In Front of a Boundless Ocean

First published as the foreword to Ce Rosenow’s book, Pacific (Hillsboro, Oregon: Mountain Gate Press, 2009, pages ix–x). Originally written in August and September 2009. See also Complex Echoes: A Review of North Lake.       +       +

 

When William Clark, of Lewis and Clark fame, reached the Pacific Ocean at Tillamook Head near Cannon Beach, Oregon, he described it as “the grandest and most pleasing prospects which my eyes ever surveyed, in front of a boundless Ocean.” Ce Rosenow feels the same way about the sea. Summer is beach season, the time when most of us first encounter the ocean. But for Ce, her connection with the ocean is year-round. As the poems in this book demonstrate, she revels in her love affair with the ocean throughout each season of the year.

        For all of us, the ocean is still grand and boundless. As children, who among us did not look forward to another visit to the beach, whether to forage in the tide pools, to craft a sandcastle, to splash in the surf, or to run without a care along the sand? As adults, our desire for the sea may turn more contemplative. We photograph crashing breakers, listen to clattering beach stones as another wave recedes, or share a sunset with a loved one. Of course, for most people in North America, to share a sunset at the beach means to be on the West coast, and that’s exactly where we are. This book celebrates the Oregon and Washington coast.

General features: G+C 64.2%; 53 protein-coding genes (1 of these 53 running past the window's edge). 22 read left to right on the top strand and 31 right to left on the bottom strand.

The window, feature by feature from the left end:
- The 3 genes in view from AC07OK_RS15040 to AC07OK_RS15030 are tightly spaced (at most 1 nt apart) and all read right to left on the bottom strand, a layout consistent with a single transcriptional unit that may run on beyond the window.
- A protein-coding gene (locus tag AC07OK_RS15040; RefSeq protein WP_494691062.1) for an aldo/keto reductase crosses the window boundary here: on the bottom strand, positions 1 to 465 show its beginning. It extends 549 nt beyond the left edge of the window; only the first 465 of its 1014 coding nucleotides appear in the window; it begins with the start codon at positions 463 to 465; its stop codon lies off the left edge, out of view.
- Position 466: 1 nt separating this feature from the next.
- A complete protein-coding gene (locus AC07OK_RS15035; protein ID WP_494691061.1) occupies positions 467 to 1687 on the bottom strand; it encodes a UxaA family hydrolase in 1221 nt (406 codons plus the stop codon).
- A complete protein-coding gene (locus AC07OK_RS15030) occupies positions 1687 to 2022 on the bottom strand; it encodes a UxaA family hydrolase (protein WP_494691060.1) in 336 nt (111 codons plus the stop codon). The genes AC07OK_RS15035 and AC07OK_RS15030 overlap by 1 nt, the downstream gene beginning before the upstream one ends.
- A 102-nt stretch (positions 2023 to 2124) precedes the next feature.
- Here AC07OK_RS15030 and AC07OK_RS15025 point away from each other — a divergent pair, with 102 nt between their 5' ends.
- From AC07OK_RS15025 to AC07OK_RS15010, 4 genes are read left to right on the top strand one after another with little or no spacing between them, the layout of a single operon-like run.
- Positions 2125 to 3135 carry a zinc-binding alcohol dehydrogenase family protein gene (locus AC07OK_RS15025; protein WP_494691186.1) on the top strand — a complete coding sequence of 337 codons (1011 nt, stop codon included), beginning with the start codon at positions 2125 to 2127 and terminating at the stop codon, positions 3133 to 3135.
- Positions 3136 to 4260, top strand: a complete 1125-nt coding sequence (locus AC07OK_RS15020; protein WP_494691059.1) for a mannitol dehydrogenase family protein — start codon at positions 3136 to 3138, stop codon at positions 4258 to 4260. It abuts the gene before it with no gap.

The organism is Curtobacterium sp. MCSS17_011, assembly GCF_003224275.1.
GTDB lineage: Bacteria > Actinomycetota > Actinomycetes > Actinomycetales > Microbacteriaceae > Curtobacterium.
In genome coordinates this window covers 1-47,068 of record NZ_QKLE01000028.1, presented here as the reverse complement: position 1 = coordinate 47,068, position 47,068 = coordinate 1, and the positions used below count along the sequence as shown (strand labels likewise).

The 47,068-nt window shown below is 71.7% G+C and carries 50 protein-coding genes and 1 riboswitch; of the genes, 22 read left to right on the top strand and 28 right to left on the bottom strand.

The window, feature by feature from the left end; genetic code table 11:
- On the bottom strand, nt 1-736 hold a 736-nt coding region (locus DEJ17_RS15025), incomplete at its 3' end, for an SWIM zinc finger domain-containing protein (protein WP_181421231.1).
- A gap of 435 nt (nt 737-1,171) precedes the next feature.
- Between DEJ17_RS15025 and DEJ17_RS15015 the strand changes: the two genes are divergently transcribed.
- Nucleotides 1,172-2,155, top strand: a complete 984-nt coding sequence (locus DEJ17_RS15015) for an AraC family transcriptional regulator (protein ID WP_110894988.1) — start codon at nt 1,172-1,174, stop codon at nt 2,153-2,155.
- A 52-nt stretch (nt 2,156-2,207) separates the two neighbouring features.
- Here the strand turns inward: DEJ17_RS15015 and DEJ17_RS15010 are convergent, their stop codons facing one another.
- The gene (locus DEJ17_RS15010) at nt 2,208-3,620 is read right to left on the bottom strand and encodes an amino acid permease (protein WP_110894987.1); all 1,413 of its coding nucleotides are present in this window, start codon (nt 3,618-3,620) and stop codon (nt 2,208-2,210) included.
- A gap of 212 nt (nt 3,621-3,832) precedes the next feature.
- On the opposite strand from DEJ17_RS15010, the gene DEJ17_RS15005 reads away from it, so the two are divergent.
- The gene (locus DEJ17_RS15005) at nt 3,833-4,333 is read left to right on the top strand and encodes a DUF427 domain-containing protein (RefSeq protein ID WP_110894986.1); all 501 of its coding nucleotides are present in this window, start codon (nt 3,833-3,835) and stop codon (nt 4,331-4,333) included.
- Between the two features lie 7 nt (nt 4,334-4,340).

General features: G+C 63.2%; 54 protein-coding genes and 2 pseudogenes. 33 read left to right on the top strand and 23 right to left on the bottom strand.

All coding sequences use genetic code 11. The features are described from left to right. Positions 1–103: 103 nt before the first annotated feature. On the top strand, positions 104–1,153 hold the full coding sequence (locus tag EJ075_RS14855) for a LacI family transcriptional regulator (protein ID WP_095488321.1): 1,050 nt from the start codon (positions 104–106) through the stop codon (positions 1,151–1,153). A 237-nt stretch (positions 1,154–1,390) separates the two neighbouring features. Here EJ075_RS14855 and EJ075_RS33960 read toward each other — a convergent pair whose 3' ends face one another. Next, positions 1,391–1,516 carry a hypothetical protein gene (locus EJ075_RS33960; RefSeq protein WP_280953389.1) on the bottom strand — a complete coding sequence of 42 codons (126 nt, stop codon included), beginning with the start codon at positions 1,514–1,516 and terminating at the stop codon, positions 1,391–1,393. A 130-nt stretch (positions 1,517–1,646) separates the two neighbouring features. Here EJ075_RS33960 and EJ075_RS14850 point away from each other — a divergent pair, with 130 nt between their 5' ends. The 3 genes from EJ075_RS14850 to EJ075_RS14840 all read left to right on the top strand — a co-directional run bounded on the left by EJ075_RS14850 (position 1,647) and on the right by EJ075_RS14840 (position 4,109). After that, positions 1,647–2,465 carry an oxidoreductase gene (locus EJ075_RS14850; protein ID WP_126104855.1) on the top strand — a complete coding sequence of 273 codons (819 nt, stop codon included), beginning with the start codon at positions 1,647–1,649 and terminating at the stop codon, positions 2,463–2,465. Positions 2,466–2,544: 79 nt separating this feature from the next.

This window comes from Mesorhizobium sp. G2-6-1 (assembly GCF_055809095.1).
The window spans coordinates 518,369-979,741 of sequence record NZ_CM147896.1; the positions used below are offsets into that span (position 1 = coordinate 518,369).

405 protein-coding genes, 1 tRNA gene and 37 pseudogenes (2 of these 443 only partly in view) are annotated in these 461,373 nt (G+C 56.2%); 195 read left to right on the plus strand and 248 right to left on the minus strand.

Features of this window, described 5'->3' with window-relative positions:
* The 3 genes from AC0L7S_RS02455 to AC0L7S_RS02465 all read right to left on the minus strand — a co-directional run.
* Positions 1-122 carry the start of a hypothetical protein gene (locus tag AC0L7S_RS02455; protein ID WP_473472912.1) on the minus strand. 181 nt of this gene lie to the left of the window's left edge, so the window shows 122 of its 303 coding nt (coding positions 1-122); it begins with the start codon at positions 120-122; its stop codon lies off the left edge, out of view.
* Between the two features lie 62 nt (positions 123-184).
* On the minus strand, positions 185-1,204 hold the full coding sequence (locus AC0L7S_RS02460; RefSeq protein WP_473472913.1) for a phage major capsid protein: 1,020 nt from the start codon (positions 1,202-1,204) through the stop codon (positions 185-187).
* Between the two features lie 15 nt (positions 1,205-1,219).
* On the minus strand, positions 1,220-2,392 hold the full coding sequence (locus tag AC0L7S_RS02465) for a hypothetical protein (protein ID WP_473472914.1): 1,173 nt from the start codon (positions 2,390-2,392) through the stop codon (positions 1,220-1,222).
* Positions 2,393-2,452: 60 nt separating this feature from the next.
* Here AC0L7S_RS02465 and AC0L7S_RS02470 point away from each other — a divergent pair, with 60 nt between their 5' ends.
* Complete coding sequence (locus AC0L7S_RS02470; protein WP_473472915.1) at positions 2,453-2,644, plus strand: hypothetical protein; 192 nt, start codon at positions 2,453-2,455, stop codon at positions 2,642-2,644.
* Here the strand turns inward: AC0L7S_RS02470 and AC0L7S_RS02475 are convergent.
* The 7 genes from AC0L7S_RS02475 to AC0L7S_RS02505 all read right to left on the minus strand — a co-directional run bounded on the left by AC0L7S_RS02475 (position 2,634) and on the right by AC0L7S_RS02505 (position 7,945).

Ce Rosenow is not just at the Pacific Ocean, but also at a pacific place in life, accomplished and content with herself, yet always exploring. The greatness of the ocean is at once calming and frightening, repelling and attractive, and these poems dwell in such tensions, despite the author’s contentment. They offer subtle awarenesses and intimate stories, coming in and taking us out like gentle seacoast waves—or the occasional sneaker wave. These poems are indeed just like waves—some quiet, some stormy. A few poems are precise observations of nature that evoke the tranquility of the moment or the setting. Others are darker, revealing life’s pressures, but always with a sense of acceptance.

        Acceptance, ultimately, is a central stance of this book, welcoming what is received, to the point of celebration. I hope that you, too, will welcome this collection and come to the same pacific place of acceptance that Ce Rosenow has reached in her poems.

 

Michael Dylan Welch

Sammamish, Washington